Jesus “set his face to go to Jerusalem” (9:51, 53). This is his purpose and goal, and the time has come for him to go in that direction. It is good to have a goal, for without a goal you cannot accomplish much. But while it is good to have a goal, it is no good to have a wrong goal; there is nothing to be gained by efficiently moving in the wrong direction. Jesus has a goal, but it is more than an example of a model of focus and commitment to an end point to plan your life. This shows us that at the heart of Jesus’ ministry is the cross. So many people want to make Jesus merely the good teacher, or the wise philosopher, or the miracle worker; but above all Jesus is the crucified one. And Paul was right to emphasize only Christ and him crucified. When we talk of Jesus, let us not leave it long before we focus on where he focused: the cross.
The Samaritan village rejects him because he is going to Jerusalem. For them they merely associate the city with a religious heritage that had rejected them, and so they reject it and anyone who was going towards that city. The disciples, James and John, want to call down fire from heaven and consume the Samaritans (9:54). But Jesus rebukes them (9:55). There is such a thing as too much zeal, or being all truth without any love. The Samaritans may have deserved the end which James and John had planned for them, but then we all deserve far worse than we receive. Let mercy rule our judgments, and love our policies, for we serve the King of Love.
Now come three great principles of what it means to follow Jesus. First of all, a commitment to go where he leads, even if it means that we leave home comforts (9:58). It is amazing when you put this in the light of eternity, but there are people who refuse to follow Jesus because they do not want to miss their favorite TV show, they do not want to get out of bed on Sunday morning, they do not want to have to leave their home city. Remember what you gain when you follow Jesus: eternity in the presence of Jesus himself. What is a home in this world compared to that great reward, and the presence of Jesus himself now?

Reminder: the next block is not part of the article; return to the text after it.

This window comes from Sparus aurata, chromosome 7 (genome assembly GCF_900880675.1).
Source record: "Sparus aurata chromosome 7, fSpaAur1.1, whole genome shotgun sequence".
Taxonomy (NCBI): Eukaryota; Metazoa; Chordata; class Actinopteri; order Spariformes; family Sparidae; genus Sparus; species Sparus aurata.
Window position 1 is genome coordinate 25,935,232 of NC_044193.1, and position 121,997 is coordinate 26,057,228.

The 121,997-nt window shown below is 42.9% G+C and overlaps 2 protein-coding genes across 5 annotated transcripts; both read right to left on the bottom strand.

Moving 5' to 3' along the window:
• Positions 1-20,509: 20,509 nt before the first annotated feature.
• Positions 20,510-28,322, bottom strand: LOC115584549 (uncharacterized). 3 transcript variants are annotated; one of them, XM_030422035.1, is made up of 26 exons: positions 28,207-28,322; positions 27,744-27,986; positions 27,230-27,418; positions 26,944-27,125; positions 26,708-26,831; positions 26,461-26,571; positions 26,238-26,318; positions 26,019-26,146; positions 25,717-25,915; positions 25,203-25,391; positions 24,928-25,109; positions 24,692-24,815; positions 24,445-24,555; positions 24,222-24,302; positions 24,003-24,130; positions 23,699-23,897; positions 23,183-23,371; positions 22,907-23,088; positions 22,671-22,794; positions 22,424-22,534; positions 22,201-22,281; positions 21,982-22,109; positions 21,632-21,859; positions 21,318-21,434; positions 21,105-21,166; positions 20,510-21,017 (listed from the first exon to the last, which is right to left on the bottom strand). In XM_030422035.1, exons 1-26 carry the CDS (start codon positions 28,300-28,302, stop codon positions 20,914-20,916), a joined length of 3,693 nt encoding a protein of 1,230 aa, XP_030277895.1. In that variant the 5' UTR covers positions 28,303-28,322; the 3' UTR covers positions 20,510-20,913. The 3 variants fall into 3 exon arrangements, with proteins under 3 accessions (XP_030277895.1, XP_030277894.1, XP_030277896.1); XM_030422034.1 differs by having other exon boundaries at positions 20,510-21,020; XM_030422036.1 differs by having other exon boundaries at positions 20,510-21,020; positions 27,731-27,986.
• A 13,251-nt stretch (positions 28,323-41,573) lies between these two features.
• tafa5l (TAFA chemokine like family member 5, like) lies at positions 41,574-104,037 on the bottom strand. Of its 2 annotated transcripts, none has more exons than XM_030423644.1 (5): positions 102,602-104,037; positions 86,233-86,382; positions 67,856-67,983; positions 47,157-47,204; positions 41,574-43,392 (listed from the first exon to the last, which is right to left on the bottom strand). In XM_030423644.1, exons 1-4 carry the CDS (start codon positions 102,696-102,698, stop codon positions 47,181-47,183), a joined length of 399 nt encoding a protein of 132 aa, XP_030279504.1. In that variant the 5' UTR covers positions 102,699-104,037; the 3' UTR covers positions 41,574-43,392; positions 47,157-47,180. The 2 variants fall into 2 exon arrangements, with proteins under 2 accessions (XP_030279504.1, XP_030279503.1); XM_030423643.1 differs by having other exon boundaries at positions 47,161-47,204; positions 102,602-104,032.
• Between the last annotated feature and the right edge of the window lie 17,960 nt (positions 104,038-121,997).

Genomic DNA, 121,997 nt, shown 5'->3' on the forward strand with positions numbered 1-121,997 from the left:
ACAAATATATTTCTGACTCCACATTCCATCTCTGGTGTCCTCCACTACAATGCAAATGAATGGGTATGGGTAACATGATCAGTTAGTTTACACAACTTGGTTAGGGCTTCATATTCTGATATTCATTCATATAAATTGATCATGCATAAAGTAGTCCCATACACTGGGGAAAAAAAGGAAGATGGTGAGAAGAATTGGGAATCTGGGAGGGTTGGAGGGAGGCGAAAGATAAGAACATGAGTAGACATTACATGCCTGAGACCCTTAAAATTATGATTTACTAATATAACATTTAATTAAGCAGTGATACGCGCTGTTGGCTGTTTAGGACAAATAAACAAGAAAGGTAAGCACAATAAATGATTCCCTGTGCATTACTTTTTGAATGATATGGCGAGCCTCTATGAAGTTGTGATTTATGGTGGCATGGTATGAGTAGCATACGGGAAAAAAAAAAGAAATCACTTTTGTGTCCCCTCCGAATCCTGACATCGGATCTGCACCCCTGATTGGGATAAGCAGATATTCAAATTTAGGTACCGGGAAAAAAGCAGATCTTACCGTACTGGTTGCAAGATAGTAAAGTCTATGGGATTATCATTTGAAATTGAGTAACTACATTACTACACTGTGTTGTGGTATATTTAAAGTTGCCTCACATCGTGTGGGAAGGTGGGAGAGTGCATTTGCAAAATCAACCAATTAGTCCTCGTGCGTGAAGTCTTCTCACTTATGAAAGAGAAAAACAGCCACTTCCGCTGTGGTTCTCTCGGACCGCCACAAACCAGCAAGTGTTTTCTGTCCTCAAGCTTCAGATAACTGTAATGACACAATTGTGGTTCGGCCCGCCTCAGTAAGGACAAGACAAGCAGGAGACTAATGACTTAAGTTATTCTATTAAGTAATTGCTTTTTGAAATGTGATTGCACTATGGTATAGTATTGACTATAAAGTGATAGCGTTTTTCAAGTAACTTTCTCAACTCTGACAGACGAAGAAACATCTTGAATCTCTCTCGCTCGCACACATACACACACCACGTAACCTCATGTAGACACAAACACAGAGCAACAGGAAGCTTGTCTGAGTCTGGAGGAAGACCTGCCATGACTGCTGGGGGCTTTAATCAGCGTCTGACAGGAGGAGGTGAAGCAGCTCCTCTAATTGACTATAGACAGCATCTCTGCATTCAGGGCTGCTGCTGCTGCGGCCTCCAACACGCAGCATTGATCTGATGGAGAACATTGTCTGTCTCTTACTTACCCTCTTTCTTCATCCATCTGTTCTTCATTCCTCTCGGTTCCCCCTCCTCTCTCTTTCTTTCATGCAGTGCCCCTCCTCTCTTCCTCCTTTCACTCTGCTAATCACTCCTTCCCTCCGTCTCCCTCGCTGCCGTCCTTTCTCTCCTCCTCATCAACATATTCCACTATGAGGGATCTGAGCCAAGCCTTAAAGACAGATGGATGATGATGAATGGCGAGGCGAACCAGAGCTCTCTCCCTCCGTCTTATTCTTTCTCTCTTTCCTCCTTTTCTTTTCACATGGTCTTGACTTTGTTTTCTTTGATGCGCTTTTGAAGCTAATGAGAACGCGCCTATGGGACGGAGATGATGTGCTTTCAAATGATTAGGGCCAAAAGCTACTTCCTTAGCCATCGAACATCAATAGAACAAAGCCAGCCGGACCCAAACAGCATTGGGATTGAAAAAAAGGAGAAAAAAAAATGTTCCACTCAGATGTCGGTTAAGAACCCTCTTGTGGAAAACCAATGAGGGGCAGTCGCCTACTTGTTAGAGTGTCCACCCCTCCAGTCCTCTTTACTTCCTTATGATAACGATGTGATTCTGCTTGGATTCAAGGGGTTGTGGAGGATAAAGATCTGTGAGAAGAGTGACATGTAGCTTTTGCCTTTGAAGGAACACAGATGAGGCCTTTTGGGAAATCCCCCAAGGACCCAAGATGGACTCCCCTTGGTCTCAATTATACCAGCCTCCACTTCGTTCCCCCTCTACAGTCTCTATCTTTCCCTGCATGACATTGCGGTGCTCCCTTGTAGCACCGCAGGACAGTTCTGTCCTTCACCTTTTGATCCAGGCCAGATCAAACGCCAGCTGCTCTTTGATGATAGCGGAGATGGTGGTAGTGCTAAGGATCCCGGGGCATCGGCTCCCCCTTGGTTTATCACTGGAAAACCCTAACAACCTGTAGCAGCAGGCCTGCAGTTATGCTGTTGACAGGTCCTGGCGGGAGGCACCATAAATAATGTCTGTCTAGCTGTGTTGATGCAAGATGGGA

Then there is the barrier of family (9:60). It seems a harsh saying, “Leave the dead to bury their own dead,” but the man was probably asking to have permission to stay where he was and not follow Jesus until his father had died. He was probably very much alive at the time, and it could be a long wait before he followed Jesus. But Jesus asks for a higher loyalty than even that asked by Elijah of his disciple Elisha. There is no time to bury the dead. He must go and follow Jesus now.
Finally, there is the principle of looking back (9:62): “no one who puts his hand to the plow and looks back is fit for the kingdom of God.” How tempting have God’s people always found this! It was not but a few days out of Egypt before God’s people were longing to go back to Egypt! It does not take long after we have been rescued from some horrible calamity before we forget how miserable we were and start to be discontent with where we are now. We live in an age of “more,” which means we live in an age of discontentment, which means we live in a deeply unhappy age. Accumulation can never buy you happiness by definition; happiness is contentment with what you have; greed will only ever make the purchaser miserable. Don’t look back in envy; put your hand to plow and move on in your journey with God.
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